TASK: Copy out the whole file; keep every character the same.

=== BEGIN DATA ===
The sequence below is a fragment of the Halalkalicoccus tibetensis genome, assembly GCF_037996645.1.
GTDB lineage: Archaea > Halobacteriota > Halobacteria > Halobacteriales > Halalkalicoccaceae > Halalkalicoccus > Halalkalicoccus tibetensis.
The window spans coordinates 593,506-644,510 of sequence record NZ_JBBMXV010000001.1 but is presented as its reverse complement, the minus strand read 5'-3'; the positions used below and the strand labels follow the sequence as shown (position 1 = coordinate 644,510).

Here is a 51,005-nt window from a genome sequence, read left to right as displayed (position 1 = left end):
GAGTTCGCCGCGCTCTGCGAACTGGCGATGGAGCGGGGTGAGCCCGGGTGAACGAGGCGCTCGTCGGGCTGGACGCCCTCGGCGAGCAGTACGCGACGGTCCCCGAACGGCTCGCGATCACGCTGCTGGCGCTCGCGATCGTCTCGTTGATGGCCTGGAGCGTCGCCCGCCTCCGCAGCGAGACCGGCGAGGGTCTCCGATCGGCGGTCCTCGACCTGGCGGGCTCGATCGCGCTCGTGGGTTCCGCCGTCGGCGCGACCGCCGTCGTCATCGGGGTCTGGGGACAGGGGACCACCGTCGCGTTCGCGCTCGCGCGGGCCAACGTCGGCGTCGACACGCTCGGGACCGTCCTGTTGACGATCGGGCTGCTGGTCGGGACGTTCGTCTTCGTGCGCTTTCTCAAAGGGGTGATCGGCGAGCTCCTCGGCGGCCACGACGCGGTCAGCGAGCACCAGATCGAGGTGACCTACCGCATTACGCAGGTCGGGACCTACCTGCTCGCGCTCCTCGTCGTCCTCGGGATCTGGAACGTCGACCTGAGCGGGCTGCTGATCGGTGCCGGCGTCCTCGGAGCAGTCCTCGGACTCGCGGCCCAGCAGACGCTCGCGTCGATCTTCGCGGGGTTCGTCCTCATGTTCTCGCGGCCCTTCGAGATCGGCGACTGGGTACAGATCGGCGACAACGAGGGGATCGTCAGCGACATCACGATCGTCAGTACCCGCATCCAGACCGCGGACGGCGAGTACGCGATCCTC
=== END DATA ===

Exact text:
The sequence below is a fragment of the Halalkalicoccus tibetensis genome, assembly GCF_037996645.1.
GTDB lineage: Archaea > Halobacteriota > Halobacteria > Halobacteriales > Halalkalicoccaceae > Halalkalicoccus > Halalkalicoccus tibetensis.
The window spans coordinates 593,506-644,510 of sequence record NZ_JBBMXV010000001.1 but is presented as its reverse complement, the minus strand read 5'-3'; the positions used below and the strand labels follow the sequence as shown (position 1 = coordinate 644,510).

Here is a 51,005-nt window from a genome sequence, read left to right as displayed (position 1 = left end):
GAGTTCGCCGCGCTCTGCGAACTGGCGATGGAGCGGGGTGAGCCCGGGTGAACGAGGCGCTCGTCGGGCTGGACGCCCTCGGCGAGCAGTACGCGACGGTCCCCGAACGGCTCGCGATCACGCTGCTGGCGCTCGCGATCGTCTCGTTGATGGCCTGGAGCGTCGCCCGCCTCCGCAGCGAGACCGGCGAGGGTCTCCGATCGGCGGTCCTCGACCTGGCGGGCTCGATCGCGCTCGTGGGTTCCGCCGTCGGCGCGACCGCCGTCGTCATCGGGGTCTGGGGACAGGGGACCACCGTCGCGTTCGCGCTCGCGCGGGCCAACGTCGGCGTCGACACGCTCGGGACCGTCCTGTTGACGATCGGGCTGCTGGTCGGGACGTTCGTCTTCGTGCGCTTTCTCAAAGGGGTGATCGGCGAGCTCCTCGGCGGCCACGACGCGGTCAGCGAGCACCAGATCGAGGTGACCTACCGCATTACGCAGGTCGGGACCTACCTGCTCGCGCTCCTCGTCGTCCTCGGGATCTGGAACGTCGACCTGAGCGGGCTGCTGATCGGTGCCGGCGTCCTCGGAGCAGTCCTCGGACTCGCGGCCCAGCAGACGCTCGCGTCGATCTTCGCGGGGTTCGTCCTCATGTTCTCGCGGCCCTTCGAGATCGGCGACTGGGTACAGATCGGCGACAACGAGGGGATCGTCAGCGACATCACGATCGTCAGTACCCGCATCCAGACCGCGGACGGCGAGTACGCGATCCTC